Interobserver Variability for the Traditional Modified Rankin Scale
Variability in traditional mRS grading was moderate (k=0.57) for the group of 100 paired interviews with least variability at extremes of mRS (Table 1). Exact agreement in mRS was 67%; this was not significantly different from data from previously published studies (P=0.073; Table 2).
Of the traditional mRS assessments, 49 used a structured interview approach. There was no difference in spread of disability as graded on mRS between the 2 groups (P=0.699 on χ2 testing). Use of the structured interview did not decrease variability (P=0.295; Tables 1 and 2⇑). Mean duration of mRS assessment was 4.9 minutes (SD, 2.4). There was a significant difference between duration of structured (5.6 minutes; SD, 2.5) and unstructured (4.2 minutes; SD, 2.1) interviews (P=0.003).
Intraobserver Variability for the Modified Rankin Scale
One patient withdrew consent for video assessment after recording, leaving 99 video assessments that could be reviewed and scored by the original mRS assessors. Intraobserver reliability was good for the group (k=0.72; 77% complete agreement; Table 3); this differs significantly from other published studies of mRS intraobserver variability (P<0.0001). Intraobserver variability for individual raters was calculated; percentage agreement was similar for most raters (Rater 1: 86%; Rater 2: 89%; Rater 3: 75%; Rater 4: 40%; Rater 5: 63%; Rater 6: 100%; Rater 7: 91%). Differences in numbers of patients assessed by each rater precludes formal statistical comparison.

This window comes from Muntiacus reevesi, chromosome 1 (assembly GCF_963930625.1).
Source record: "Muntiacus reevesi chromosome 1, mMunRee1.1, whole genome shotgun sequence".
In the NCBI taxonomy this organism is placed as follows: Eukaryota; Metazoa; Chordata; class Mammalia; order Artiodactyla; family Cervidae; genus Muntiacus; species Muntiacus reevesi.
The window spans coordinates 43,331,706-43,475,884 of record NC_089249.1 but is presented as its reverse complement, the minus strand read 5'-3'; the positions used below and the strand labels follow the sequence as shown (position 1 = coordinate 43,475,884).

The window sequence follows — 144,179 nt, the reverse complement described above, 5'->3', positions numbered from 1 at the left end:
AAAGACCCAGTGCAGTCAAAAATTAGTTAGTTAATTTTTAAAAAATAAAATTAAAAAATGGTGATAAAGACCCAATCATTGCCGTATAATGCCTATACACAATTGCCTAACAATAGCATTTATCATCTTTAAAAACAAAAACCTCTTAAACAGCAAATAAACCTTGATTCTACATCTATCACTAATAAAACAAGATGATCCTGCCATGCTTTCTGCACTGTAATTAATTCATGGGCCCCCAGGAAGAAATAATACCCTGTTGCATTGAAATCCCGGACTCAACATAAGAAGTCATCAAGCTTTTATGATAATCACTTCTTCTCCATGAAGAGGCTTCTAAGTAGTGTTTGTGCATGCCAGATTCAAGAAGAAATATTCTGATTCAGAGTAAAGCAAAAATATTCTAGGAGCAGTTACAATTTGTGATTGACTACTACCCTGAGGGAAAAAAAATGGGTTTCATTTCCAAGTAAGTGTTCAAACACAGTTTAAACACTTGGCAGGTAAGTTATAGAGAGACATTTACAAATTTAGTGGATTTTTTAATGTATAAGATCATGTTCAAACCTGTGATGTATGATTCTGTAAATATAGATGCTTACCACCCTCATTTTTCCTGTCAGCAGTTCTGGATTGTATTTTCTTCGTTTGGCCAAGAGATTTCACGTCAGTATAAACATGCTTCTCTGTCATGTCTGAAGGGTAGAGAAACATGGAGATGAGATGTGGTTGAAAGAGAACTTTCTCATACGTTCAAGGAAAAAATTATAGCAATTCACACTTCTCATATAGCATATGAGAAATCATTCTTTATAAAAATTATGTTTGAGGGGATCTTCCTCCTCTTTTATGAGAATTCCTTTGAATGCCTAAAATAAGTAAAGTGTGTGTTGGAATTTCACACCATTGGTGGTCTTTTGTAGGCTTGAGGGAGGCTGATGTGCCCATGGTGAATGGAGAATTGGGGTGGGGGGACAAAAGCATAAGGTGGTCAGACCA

Estimating the Modified Rankin Scale
A convenience sample of preliminary mRS interviews was included. Because estimation of mRS is dependent on confidence in basic mRS administration, we included only the latter 40 mRS interviews in this analysis to eliminate any potential training effect. Agreement between estimated and final mRS was 38% and reliability was poor (k=0.16). The mean estimated mRS was 1. (SD, 1.1); mean final mRS was 1.6 (SD, 0.9). Comparing estimated scores between the paired assessors, there was again poor agreement in 30% and significant variability (k=0.38).